So this year at my school, I'm organising World Book Day.
I've run World Book Day before, but this one is special. Because it also happens to be the launch date of my debut novel.This means assemblies on growth mindset to plan, and costumes to decide (will Jack Merridew from Lord of the Flies be OK, and should it be pre or post pig blood?) and tweets to retweet, and blog posts to write, all the time whilst bringing my WIP character to a climax, structurally speaking.
- Creative thinking
Here’s the thing.
Google ‘tampon’ and ‘survival’ and you will find many pictures of men in woods, gazing solemnly at Lil-lets on logs. From water filters to bandages, fire tinder to blow-darts, it seems that tampons are much revered as a crucial part of any serious survival kit.
It seems that survival is all about creative thinking. You’ve just got to think outside the (tampon) box.
Tampon tinder, survivalist-style
Part of my research for The Island involved finding out about the Tom Hanks film, Cast Away. The story goes that the writers, in pooling ideas for the film, brainstormed as many random objects as they could, giving these to survival experts to tell them how they could be used in a survival situation. These were then cast up for Hanks' character to find, in Fed Ex parcels.
Just like a castaway knows instantly that her pair of tights is going to make an excellent slingshot as well as keeping the mozzies at bay, any writer worth her sea-salt can make random connections and constantly surprise. Having a co-star that’s a volleyball? He’ll be called Wilson, right? Genius.
If that fire doesn’t light the first time, if that flint isn’t making a spark, the only thing to do is to keep on trying. Each failure is a baby step closer to making fire, just like each new word is another word closer to getting that agent deal.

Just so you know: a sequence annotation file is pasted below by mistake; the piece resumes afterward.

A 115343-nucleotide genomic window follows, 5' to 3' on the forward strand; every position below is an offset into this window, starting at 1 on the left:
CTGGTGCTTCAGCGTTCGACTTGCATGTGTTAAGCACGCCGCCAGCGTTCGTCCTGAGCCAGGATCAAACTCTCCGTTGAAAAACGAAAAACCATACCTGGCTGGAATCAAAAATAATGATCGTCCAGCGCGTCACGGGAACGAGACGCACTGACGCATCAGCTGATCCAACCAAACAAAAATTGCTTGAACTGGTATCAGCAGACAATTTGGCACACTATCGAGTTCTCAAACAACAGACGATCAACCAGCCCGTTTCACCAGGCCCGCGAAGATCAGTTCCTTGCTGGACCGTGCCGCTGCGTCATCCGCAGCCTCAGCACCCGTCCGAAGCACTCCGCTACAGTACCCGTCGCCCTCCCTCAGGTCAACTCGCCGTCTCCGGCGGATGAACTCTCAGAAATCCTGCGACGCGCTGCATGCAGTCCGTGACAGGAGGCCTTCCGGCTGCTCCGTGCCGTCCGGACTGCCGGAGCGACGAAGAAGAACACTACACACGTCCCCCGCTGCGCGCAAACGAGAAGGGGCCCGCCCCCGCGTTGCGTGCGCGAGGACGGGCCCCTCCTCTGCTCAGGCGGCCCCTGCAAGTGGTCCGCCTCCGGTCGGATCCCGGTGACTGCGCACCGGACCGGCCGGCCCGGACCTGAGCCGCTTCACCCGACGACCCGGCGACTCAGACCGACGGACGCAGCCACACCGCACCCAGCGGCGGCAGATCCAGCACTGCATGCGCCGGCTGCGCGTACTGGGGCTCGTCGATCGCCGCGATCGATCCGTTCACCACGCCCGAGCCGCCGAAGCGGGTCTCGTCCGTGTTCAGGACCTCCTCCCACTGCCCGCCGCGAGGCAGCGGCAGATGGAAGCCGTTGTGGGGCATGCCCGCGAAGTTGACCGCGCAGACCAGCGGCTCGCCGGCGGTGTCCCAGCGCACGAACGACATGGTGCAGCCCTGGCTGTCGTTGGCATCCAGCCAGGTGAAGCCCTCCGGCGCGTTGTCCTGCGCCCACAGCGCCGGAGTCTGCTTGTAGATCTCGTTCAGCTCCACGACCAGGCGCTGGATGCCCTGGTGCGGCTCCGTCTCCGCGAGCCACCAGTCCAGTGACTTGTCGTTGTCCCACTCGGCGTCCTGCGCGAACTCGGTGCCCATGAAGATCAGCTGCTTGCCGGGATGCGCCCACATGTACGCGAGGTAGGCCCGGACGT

3. Having a growth mindset
Marooned on a desert island, it's crucial to learn from feedback. Why isn’t that fish or fire catching? Examining each failed attempt gives a survivor information on what she could do differently next time. Ditto for writing. There's nothing like joining a critique group and being brave enough to submit your two thousand words for objective scrutiny, to develop your writing skills.
Yes, you've learnt from feedback, but there’s no point in looking back and having regrets. Why on earth did I step on that plane? isn’t going to help you open that coconut. It’s never going to happen, isn’t particularly helpful. And brooding about the size of the slush pile isn’t going to help you write that next book either.
5. Ability to cope with enforced isolation
Writers have their Room of One’s Own, castaways get their island. One of the major challenges of the castaway, far more than the physical endurance, is enforced isolation: being forced to live inside her head and be alone with her thoughts for weeks on end. Which is kind of what writers do for a living.
Inside my writer's hideaway, my caravan
6. Ability to hook
It doesn't matter if it's a fish or a reader, being able to reel them in is yet another thing that writers and survivors have in common.
Keeping that fire going, whilst fixing the roof on your shelter, whilst boiling the next batch of water - it's all in the day's work for a castaway. As for writers?
Blog post, tick. Link to growth mindset, tick.
My debut YA castaway adventure, The Island, is out on 3rd March.
You can buy it here.